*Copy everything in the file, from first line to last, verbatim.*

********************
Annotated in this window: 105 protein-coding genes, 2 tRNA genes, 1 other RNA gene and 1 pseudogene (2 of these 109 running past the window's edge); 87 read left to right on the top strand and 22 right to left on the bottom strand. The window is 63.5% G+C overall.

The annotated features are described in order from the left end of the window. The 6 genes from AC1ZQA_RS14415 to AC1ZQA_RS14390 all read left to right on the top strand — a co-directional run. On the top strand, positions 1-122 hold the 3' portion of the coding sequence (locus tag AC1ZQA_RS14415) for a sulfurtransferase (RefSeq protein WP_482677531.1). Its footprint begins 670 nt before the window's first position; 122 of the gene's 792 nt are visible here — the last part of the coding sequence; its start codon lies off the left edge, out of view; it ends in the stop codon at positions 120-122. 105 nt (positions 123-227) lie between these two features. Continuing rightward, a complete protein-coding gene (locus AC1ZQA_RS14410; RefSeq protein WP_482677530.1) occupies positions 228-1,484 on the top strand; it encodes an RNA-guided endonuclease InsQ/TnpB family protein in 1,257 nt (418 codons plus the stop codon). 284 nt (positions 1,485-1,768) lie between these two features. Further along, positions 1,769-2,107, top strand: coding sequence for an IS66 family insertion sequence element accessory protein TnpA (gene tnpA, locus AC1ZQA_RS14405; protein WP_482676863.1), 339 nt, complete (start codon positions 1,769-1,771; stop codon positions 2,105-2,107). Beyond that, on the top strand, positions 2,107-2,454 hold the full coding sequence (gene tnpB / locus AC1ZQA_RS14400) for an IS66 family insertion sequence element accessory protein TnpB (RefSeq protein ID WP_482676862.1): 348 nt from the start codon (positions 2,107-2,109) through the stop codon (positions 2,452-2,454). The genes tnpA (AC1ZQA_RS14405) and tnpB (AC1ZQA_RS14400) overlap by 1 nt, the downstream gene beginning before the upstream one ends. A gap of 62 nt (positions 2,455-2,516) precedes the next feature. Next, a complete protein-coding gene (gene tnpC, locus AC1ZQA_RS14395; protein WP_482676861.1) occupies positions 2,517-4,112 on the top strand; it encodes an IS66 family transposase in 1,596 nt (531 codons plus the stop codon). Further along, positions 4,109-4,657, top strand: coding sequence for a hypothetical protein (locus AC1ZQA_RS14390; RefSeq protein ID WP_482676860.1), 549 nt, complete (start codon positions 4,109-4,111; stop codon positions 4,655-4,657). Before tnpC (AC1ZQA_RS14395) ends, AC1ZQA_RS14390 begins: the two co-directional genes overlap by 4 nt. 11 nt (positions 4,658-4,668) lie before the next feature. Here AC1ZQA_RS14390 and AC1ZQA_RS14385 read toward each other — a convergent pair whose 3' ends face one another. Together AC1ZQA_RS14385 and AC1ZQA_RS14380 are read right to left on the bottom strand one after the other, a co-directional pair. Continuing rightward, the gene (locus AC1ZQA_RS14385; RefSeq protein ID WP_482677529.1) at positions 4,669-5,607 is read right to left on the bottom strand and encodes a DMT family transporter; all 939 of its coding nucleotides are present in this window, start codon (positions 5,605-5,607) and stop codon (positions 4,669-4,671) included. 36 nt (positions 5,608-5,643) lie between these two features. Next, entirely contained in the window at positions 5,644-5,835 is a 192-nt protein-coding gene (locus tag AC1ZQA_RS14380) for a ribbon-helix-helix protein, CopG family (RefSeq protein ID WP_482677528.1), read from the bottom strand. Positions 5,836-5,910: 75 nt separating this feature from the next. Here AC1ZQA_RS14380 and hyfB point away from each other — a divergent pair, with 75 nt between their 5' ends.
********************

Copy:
Annotated in this window: 105 protein-coding genes, 2 tRNA genes, 1 other RNA gene and 1 pseudogene (2 of these 109 running past the window's edge); 87 read left to right on the top strand and 22 right to left on the bottom strand. The window is 63.5% G+C overall.

The annotated features are described in order from the left end of the window. The 6 genes from AC1ZQA_RS14415 to AC1ZQA_RS14390 all read left to right on the top strand — a co-directional run. On the top strand, positions 1-122 hold the 3' portion of the coding sequence (locus tag AC1ZQA_RS14415) for a sulfurtransferase (RefSeq protein WP_482677531.1). Its footprint begins 670 nt before the window's first position; 122 of the gene's 792 nt are visible here — the last part of the coding sequence; its start codon lies off the left edge, out of view; it ends in the stop codon at positions 120-122. 105 nt (positions 123-227) lie between these two features. Continuing rightward, a complete protein-coding gene (locus AC1ZQA_RS14410; RefSeq protein WP_482677530.1) occupies positions 228-1,484 on the top strand; it encodes an RNA-guided endonuclease InsQ/TnpB family protein in 1,257 nt (418 codons plus the stop codon). 284 nt (positions 1,485-1,768) lie between these two features. Further along, positions 1,769-2,107, top strand: coding sequence for an IS66 family insertion sequence element accessory protein TnpA (gene tnpA, locus AC1ZQA_RS14405; protein WP_482676863.1), 339 nt, complete (start codon positions 1,769-1,771; stop codon positions 2,105-2,107). Beyond that, on the top strand, positions 2,107-2,454 hold the full coding sequence (gene tnpB / locus AC1ZQA_RS14400) for an IS66 family insertion sequence element accessory protein TnpB (RefSeq protein ID WP_482676862.1): 348 nt from the start codon (positions 2,107-2,109) through the stop codon (positions 2,452-2,454). The genes tnpA (AC1ZQA_RS14405) and tnpB (AC1ZQA_RS14400) overlap by 1 nt, the downstream gene beginning before the upstream one ends. A gap of 62 nt (positions 2,455-2,516) precedes the next feature. Next, a complete protein-coding gene (gene tnpC, locus AC1ZQA_RS14395; protein WP_482676861.1) occupies positions 2,517-4,112 on the top strand; it encodes an IS66 family transposase in 1,596 nt (531 codons plus the stop codon). Further along, positions 4,109-4,657, top strand: coding sequence for a hypothetical protein (locus AC1ZQA_RS14390; RefSeq protein ID WP_482676860.1), 549 nt, complete (start codon positions 4,109-4,111; stop codon positions 4,655-4,657). Before tnpC (AC1ZQA_RS14395) ends, AC1ZQA_RS14390 begins: the two co-directional genes overlap by 4 nt. 11 nt (positions 4,658-4,668) lie before the next feature. Here AC1ZQA_RS14390 and AC1ZQA_RS14385 read toward each other — a convergent pair whose 3' ends face one another. Together AC1ZQA_RS14385 and AC1ZQA_RS14380 are read right to left on the bottom strand one after the other, a co-directional pair. Continuing rightward, the gene (locus AC1ZQA_RS14385; RefSeq protein ID WP_482677529.1) at positions 4,669-5,607 is read right to left on the bottom strand and encodes a DMT family transporter; all 939 of its coding nucleotides are present in this window, start codon (positions 5,605-5,607) and stop codon (positions 4,669-4,671) included. 36 nt (positions 5,608-5,643) lie between these two features. Next, entirely contained in the window at positions 5,644-5,835 is a 192-nt protein-coding gene (locus tag AC1ZQA_RS14380) for a ribbon-helix-helix protein, CopG family (RefSeq protein ID WP_482677528.1), read from the bottom strand. Positions 5,836-5,910: 75 nt separating this feature from the next. Here AC1ZQA_RS14380 and hyfB point away from each other — a divergent pair, with 75 nt between their 5' ends.